Thursday, June 17, 2010

War Rhetoric

FLG has grown increasingly uncomfortable with the incessant use of military words in political rhetoric. The other night President Obama used a lot of it in his speech about the oil spill:
the battle we’re waging against an oil spill that is assaulting our shores and our citizens
We will fight this spill with everything we’ve got for as long as it takes.
our battle plan is
there will be more oil and more damage before this siege is done.

But it's certainly not just Obama or Democrats. Both parties have engaged in various "wars on" drugs, poverty, cancer, AIDS, etc. Also, many people in international relations are trying to get various issues tangentially related to security, such as migration, climate change, population growth, diseases, etc, into the security discussion. Don't get me wrong, for each of these there is a rationale for how it will impact security. But then again you can make the case that almost any issue that states must contend with might turn into a security issue.

The real issue is that in our political rhetoric we only have one way of expressing seriousness and that is military, security, and war rhetoric. FLG wonders is this is a product of our culture or history. If he had to guess FLG thinks is probably because the primary and ultimate goal or, to use the annoying buzzwords, core competency of states is maintaining security. Everything else is a nice to have. Therefore, using military rhetoric expresses that this is indeed within the realm of government action, is being taken seriously, and will be successful.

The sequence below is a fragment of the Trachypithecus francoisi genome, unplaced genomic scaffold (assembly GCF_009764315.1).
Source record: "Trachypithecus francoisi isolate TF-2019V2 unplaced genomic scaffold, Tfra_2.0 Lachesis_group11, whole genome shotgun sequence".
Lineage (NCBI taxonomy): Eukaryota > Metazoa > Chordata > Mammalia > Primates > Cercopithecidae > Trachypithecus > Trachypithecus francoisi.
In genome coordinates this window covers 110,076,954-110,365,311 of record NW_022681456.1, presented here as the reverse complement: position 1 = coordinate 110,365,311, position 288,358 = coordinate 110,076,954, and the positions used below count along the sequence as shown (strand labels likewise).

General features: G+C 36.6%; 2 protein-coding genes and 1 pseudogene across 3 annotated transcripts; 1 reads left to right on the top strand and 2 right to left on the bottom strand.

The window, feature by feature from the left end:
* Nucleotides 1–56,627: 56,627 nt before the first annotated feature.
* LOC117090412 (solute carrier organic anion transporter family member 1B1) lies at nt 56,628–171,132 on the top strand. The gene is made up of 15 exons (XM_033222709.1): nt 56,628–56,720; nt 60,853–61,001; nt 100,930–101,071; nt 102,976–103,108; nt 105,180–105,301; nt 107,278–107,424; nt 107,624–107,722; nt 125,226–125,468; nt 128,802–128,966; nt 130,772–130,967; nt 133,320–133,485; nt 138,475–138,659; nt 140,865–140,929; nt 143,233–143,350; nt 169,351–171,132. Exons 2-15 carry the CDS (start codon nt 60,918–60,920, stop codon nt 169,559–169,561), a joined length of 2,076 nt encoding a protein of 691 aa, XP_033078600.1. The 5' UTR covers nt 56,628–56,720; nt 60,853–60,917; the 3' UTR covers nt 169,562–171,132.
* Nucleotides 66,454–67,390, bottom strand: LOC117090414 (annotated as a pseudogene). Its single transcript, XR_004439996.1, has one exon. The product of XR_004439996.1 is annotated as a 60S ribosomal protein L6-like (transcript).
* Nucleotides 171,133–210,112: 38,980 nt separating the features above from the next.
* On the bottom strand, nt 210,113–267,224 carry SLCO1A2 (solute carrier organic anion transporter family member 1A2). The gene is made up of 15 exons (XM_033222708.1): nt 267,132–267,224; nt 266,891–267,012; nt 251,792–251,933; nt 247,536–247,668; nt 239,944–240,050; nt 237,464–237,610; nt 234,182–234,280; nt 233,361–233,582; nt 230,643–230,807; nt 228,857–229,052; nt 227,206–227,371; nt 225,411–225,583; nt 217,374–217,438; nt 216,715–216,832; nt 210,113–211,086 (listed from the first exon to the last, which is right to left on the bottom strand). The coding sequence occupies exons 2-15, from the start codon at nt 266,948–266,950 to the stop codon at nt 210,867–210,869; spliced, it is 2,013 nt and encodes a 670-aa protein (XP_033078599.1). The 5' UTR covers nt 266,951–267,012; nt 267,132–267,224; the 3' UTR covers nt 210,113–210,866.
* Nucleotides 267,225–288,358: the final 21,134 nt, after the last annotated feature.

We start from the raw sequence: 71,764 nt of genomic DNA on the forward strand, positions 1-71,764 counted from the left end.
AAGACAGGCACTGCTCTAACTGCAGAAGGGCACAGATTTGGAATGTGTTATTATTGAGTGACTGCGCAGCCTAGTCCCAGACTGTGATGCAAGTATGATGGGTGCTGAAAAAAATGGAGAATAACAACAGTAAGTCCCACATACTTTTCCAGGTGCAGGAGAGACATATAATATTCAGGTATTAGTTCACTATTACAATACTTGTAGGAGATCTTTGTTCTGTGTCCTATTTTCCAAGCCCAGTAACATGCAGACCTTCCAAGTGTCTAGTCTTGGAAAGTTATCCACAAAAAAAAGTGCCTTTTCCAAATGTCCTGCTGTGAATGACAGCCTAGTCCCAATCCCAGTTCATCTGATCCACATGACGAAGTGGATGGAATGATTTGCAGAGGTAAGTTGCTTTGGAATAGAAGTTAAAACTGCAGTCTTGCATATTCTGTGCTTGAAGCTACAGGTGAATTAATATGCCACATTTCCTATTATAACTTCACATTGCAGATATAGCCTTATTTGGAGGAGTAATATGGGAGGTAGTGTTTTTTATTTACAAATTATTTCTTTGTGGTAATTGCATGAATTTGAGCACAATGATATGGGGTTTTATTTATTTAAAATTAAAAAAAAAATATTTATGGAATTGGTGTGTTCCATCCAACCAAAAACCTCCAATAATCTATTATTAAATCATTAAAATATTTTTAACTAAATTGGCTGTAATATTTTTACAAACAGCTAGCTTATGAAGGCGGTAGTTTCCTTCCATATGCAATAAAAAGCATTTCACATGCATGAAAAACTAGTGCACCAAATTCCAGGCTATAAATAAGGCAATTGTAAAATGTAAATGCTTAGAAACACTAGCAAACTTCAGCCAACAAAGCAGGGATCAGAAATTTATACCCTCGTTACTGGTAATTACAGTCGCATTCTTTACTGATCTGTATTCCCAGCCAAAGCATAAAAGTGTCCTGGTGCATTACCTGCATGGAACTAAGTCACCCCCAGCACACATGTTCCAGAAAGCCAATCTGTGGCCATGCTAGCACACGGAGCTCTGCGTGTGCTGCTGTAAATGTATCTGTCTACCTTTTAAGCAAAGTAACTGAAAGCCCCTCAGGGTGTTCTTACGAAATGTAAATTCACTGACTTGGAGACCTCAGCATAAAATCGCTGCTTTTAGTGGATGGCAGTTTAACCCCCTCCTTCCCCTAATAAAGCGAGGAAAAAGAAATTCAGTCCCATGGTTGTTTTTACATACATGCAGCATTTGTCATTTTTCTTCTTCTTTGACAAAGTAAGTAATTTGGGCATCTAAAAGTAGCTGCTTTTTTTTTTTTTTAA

FLG's issue with the rhetoric in general is that it is two-fold. First, it is a sledgehammer. It commits us to domestic policies in ways that aren't helpful. The war on drugs is a good case. The military rhetoric turns into actual paramilitary action. Secondly, with overuse the language loses its power. Making the word war so commonplace opens up the accusation that the War on Terror is an exaggeration. If the war on drugs or poverty aren't really wars, then why should we believe the war on terror is? In fairness, there are concrete reasons to believe that the war on terror isn't a real war. I don't agree with them, but I can see how somebody would believe it is a criminal not military matter. But the overuse of the word war does frame the perception in important ways.

2 comments:

George Pal said...

”We will fight this spill with everything we’ve got for as long as it takes.”

That’s it?!?

Someone tell Sparky of the Teleprompter to jazz it up a bit:

we shall fight this spill on the beaches, we shall fight it on the landing grounds, we shall fight it in the fields and in the streets, we shall fight in the hills; we shall never surrender - we few, we happy few, we band of brothers.

The Ancient said...

I'll bet Obama never got around to reading Orwell's Politics and the English Language.

 
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